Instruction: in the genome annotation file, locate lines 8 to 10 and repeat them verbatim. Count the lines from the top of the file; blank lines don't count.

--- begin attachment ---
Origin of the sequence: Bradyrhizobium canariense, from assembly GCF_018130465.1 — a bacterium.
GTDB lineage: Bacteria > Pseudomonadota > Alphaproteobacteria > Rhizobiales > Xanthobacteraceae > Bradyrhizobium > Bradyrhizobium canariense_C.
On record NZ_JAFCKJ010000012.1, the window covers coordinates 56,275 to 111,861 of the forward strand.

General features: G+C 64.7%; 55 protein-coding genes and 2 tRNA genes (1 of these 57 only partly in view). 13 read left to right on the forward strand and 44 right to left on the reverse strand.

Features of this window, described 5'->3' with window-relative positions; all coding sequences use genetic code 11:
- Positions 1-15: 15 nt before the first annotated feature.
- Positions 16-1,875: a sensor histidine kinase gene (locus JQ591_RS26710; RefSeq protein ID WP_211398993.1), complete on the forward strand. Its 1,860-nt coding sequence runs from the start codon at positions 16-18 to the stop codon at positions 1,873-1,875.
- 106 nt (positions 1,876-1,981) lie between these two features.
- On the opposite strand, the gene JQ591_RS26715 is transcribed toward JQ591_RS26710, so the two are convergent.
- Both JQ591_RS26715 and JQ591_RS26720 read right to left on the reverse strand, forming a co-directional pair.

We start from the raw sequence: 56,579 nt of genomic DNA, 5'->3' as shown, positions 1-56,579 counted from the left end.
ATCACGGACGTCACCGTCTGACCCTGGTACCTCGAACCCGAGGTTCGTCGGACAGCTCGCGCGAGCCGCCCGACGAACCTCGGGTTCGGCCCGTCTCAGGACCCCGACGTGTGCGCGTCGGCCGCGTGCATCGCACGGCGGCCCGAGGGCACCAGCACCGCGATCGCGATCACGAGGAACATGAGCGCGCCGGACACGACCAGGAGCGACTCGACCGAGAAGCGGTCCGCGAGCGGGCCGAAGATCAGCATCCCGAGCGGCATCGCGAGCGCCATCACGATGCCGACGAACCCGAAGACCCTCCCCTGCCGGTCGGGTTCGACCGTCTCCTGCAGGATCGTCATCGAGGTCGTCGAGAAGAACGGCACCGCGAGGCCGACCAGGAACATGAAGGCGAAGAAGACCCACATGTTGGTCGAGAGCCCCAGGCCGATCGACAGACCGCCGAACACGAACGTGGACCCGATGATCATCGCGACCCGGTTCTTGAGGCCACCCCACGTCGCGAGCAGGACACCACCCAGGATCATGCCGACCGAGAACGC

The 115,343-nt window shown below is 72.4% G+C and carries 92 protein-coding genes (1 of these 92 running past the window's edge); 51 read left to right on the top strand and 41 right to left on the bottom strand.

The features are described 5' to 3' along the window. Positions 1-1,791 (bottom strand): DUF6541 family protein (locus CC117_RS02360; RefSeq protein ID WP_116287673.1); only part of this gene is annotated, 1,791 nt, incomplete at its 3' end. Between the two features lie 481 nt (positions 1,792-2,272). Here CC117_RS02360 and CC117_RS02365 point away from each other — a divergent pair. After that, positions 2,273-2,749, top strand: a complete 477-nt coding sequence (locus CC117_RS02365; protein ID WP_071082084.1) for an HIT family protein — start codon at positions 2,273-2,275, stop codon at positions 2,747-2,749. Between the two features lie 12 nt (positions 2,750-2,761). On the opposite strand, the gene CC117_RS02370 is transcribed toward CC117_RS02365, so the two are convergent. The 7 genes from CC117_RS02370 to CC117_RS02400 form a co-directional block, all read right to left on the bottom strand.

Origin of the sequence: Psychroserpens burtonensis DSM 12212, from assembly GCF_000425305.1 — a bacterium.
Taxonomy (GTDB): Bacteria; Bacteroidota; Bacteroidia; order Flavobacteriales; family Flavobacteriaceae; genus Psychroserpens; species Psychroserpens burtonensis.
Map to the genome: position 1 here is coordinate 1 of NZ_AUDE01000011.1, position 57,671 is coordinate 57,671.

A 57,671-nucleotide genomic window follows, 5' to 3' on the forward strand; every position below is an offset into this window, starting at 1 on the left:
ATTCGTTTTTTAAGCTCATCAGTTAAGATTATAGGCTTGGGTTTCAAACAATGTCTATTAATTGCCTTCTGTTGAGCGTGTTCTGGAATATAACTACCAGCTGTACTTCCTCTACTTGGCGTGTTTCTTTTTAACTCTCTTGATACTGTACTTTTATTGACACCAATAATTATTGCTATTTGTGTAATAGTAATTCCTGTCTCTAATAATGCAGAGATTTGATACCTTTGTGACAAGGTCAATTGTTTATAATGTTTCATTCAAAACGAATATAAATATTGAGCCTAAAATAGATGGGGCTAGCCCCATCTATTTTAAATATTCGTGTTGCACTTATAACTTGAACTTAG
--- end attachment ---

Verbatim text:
- 106 nt (positions 1,876-1,981) lie between these two features.
- On the opposite strand, the gene JQ591_RS26715 is transcribed toward JQ591_RS26710, so the two are convergent.
- Both JQ591_RS26715 and JQ591_RS26720 read right to left on the reverse strand, forming a co-directional pair.